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Mental health support for Muslims with dementia and their carers: practitioner perspective

Akhlak shares case studies of Muslim experiences of dementia
Asma: Can you think about a case study or an example of somebody that you’ve supported where it helped them to understand their problem from an Islamic or Muslim perspective and how you understood their experience from an Islamic or Muslim perspective as well? I think sometimes it’s difficult to think of just one set case. So I’ll try and talk about one situation, but it will probably deviate to the other because I think they all kind of interconnect. So the first thing is, why would somebody approach Meri Yaadain? I think there’s something here about trust that you go and speak to somebody who may look like you, sound like you, has the same kind of lived experience as you.
So it might be that, you know, as a Pakistani heritage Muslim man, that somebody might feel comfortable to talk to me and say, well, actually you understand where I’m coming from. I can’t say I’m not going to look after my dad. And it’s my duty to care for my dad. English isn’t a problem for me. Why aren’t I getting services? Or is it the fact that I have expectations? So I think the first point is people will approach services where they have respect and they feel that they can be listened to and, you know, to be non-judgmental. So I often ask carers, why choose Meri Yaadain?
And many of them actually say to us, because you’ll understand where we are coming from. And that understanding is about bringing together the fact that they may be living here in the UK, they may be born here, the fact that as Muslims we think about how does faith play a role in our day to day families. Do we bring faith and everyday living together, or can we pull the two aside? So thinking of a particular case, this chap and his family were looking after his mother and the situation is quite difficult you know, Mum’s dementia was kind of like unmanageable really at home.
And the crux of their situation was that they ended up going to a Mufti, asking Mufti [scholar]for a fatwa [religious ruling] so that they can get some respite. And the family themselves, so, you know, the extended family felt that this household, this family where Mum was living, it was their duty to care for Mum, they should be managing it, we don’t need to have respite for Mum. So nobody’s willing to come in and support the family. So this family had to go to a Mufti, to get a fatwa, to get respite.
And when they did try respite, those services were saying to them that actually, but your community doesn’t do this, you know, your mum wouldn’t fit here because you look after your own. And I think that creates lots of issues for us, which is both around do services understand where we come from, do they understand our cultural needs, do they really actually even understand the fact that we’re not all the same? And then other families that come to mind.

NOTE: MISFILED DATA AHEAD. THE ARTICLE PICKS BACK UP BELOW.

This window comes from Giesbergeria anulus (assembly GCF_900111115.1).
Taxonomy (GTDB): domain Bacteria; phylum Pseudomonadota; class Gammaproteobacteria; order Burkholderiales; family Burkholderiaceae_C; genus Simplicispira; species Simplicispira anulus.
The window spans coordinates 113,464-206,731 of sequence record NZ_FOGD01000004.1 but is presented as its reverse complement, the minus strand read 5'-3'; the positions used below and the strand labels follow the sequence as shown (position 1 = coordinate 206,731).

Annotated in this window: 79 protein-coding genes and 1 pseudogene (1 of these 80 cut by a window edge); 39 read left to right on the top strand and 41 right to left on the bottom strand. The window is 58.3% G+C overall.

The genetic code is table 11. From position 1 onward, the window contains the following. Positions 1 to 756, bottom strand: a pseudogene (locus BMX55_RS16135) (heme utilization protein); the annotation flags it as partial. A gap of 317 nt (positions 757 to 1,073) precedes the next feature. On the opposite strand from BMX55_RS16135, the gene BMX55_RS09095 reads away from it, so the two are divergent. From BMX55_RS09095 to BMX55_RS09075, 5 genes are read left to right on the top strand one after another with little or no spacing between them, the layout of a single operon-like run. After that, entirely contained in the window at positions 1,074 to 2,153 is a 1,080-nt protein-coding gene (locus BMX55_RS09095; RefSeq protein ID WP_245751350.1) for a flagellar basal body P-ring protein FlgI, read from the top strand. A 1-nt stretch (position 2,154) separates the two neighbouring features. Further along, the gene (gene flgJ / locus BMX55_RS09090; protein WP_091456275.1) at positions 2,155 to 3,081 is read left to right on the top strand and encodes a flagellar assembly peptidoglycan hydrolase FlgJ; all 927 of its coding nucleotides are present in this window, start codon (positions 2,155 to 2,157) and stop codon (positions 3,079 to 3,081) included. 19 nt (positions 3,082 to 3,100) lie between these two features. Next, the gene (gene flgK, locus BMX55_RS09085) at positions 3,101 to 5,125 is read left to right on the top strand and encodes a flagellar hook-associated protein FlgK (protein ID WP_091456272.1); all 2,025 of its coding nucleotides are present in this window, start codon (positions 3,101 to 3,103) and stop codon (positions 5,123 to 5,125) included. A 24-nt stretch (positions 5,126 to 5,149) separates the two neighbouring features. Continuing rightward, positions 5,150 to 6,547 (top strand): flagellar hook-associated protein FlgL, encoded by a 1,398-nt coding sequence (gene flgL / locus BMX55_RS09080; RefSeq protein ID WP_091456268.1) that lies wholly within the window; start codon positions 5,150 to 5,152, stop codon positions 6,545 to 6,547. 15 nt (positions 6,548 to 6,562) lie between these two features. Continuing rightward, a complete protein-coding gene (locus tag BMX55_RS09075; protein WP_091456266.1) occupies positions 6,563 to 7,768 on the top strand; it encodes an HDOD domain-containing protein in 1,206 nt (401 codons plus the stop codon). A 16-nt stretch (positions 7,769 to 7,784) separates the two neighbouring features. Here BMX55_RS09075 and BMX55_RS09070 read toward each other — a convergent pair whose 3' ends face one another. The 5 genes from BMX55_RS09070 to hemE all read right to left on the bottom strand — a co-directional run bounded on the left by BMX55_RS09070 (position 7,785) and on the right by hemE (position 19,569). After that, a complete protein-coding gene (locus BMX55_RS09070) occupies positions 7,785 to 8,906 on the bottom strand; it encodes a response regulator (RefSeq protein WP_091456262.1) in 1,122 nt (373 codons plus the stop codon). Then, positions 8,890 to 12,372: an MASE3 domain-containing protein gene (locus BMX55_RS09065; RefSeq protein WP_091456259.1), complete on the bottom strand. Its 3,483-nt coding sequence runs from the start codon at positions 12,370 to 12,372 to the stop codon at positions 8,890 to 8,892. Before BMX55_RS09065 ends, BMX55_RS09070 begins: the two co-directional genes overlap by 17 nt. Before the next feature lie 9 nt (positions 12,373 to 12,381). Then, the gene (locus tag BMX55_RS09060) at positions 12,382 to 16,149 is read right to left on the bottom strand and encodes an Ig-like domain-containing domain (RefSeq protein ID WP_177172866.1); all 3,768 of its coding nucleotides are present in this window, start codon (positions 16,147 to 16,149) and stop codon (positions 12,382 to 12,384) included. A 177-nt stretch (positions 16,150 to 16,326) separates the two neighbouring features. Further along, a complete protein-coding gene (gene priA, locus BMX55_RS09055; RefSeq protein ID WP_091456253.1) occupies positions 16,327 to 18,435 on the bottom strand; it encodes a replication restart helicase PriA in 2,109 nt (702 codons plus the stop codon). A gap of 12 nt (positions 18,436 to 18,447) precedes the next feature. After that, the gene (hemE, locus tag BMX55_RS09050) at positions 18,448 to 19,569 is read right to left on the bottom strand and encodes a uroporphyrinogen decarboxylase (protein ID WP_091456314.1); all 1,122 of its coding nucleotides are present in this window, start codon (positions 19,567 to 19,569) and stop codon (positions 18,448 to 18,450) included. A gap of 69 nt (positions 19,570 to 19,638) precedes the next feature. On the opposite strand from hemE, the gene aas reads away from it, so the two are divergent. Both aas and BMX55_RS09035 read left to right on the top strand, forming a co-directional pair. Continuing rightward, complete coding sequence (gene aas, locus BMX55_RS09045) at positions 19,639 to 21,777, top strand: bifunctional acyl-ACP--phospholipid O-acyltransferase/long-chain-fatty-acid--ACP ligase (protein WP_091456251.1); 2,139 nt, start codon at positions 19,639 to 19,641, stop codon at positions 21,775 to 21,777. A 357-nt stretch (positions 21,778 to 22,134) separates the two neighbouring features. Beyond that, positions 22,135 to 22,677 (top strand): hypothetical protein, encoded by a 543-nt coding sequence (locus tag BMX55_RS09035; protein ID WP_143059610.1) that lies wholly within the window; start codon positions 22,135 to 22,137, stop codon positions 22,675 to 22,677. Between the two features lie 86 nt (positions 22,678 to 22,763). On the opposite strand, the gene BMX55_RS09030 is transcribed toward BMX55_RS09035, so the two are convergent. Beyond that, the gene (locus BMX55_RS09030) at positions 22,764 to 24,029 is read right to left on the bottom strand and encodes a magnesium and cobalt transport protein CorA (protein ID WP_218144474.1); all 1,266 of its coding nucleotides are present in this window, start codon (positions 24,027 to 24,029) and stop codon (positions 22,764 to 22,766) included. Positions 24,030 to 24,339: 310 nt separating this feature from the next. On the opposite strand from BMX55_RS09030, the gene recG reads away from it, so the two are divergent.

So again, when we’re thinking about the difference that we can make is that for some people, we talk about faith and like I mentioned, an ayat in the Quran, the verse that says no soul is burdened with more than it can carry. So when we have carers, they’ll come to us almost at their wit’s end, I don’t know who to go to. I have Twitter messages, sometimes really late at night, they’ll say, I don’t know who to turn to. And because I tend to work late quite often, if I see a message, I’ll respond. And that is about trying to say to that carer, look, inshallah [God willing] things will be fine.
You know, Allah is watching, Allah knows what you’re trying to do, your intention is good, you know. So we try and give some, I mean I’m no scholar in any way, shape or form, but to try and give that example that no soul is burdened with more than you can carry. So therefore, the issues that you have, we can work through those. It might mean that, you know, you need to ring your GP in the morning. It might mean that actually you ring social services and you ask for an assessment. It might mean that we talk to them about Alzheimer’s Society, we talk to them about carers resource and that they should be supporting the carer to get an assessment.
Often I think the difficulty is people don’t know what services are available. If they don’t know what services are there and we kind of like, to use the expression, clutch at straws that anybody that we think that we can turn to can give us some help and support. So one particular case that comes to mind is of a lady who came to me